Review: The Fighting 69th Irish Whiskey
A new Irish whiskey, The Fighting 69th, landed on our shores late in 2019, but the inspiration for this bottle reaches way back in American history. After immigrating from Ireland to New York in the mid-1800s, the men that eventually formed the city’s “69th” had a long history of heroism. Robert E. Lee christened the unit, part of the famous Irish Brigade, the “The Fighting 69th” when they routed his Confederates in the Civil War, and members of the regiment have distinguished themselves in almost every major American military campaign since. A retired regiment officer, Col. James Tierney, decided the unit needed an honorary tipple after a visit to Ireland, and here we have it. It’s a triple-distilled blend of Irish whiskeys from an undisclosed source, aged a minimum of three years. The component whiskeys see secondary aging in a variety of casks, including single-char, double-char, oloroso sherry, rum, and Port, although exact proportions are unclear. Let’s see how this liquid tribute tastes!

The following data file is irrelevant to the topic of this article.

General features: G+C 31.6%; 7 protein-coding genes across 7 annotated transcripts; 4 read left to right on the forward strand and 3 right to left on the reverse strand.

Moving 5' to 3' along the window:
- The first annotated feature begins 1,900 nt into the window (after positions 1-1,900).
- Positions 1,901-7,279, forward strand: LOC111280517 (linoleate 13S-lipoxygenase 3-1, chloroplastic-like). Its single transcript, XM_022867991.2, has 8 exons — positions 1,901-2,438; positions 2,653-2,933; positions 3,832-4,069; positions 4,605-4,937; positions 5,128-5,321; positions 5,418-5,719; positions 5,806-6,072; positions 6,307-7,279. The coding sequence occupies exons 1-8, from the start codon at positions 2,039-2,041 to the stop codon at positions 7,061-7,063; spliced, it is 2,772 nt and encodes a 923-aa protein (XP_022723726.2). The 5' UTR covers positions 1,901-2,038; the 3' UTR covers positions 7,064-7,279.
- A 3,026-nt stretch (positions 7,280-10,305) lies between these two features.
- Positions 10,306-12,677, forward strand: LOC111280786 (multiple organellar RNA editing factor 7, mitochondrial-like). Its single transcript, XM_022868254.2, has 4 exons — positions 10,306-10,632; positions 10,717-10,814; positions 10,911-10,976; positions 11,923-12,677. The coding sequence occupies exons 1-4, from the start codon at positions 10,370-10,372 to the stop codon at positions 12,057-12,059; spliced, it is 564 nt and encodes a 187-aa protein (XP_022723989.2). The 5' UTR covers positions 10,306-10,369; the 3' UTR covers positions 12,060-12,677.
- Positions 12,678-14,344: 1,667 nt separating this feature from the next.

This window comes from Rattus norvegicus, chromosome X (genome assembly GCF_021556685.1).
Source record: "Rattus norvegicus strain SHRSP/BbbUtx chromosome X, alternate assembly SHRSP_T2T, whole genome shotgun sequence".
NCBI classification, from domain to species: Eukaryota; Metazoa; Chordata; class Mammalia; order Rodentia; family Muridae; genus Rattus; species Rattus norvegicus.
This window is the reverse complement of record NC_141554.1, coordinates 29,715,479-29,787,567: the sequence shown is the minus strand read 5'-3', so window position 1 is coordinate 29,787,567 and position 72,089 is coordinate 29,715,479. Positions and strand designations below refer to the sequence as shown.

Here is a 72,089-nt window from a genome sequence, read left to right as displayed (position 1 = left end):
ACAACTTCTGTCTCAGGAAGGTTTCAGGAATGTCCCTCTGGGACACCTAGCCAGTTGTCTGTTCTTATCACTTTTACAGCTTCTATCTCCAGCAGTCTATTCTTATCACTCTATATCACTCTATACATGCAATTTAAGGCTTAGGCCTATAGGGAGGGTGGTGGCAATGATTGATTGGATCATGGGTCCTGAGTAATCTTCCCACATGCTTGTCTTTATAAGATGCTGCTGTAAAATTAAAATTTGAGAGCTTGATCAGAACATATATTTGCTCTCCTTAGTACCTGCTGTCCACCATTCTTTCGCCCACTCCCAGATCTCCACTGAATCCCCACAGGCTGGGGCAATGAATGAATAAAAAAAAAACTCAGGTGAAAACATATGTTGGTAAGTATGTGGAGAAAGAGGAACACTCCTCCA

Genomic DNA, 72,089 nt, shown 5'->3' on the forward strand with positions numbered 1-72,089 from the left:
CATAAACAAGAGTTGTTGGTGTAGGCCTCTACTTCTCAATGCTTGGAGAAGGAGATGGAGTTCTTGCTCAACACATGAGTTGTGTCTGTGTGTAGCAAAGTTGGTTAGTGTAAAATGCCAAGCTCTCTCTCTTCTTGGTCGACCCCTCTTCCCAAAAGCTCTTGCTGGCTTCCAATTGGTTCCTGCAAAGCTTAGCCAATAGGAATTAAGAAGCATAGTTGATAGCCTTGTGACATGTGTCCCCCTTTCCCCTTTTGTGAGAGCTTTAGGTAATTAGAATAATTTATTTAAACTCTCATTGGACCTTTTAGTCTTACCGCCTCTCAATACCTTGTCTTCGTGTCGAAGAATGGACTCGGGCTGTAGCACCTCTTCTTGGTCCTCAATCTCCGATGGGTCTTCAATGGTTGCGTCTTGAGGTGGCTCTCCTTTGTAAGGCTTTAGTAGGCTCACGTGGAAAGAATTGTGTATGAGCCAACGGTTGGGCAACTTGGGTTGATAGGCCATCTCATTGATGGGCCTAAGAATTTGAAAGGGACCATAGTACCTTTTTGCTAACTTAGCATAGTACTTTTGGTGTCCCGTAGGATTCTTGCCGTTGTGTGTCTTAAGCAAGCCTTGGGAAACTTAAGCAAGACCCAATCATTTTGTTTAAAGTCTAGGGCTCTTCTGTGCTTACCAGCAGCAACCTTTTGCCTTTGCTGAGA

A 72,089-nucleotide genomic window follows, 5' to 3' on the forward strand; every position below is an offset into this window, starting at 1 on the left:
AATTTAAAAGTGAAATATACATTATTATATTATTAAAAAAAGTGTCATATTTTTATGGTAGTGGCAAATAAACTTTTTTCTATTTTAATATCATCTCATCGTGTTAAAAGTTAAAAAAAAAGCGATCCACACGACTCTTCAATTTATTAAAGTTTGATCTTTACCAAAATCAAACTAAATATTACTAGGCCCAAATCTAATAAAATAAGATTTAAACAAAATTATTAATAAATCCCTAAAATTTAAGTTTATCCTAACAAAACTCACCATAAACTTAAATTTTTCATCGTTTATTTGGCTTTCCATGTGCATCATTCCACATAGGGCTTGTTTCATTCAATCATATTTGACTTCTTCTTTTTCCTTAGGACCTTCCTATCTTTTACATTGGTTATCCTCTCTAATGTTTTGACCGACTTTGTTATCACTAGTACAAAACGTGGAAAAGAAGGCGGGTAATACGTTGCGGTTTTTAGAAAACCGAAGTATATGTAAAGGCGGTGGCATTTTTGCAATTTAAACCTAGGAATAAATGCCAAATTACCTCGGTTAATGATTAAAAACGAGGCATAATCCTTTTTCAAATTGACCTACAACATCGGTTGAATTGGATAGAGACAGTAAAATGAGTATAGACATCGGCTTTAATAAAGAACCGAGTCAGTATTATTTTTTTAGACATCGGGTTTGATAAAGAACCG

The nose is savory and silky, dominated by bready malt. There’s a bit of sharp cereal in the mix, but otherwise things stay pastry-like with vanilla custard and a bit of red berry pie filling. The palate is fairly classic Irish pot still despite the variety of secondary aging that has been applied. The mouthfeel is delicate with a thin honey syrup quality. I get a little more structure on the mid-palate, but not much more, with notes of buttered sourdough bread, Golden Grahams, green apple skins, overripe red grapes, and vanilla pudding. The finish is medium length and doughy with some powdered sugar and a bit of cinnamon. Irish whiskey at this proof often shows minimal heat, but this is soft and easy drinking even by those standards — a dram that I imagine the men of the Fighting 69th could easily put in their canteens.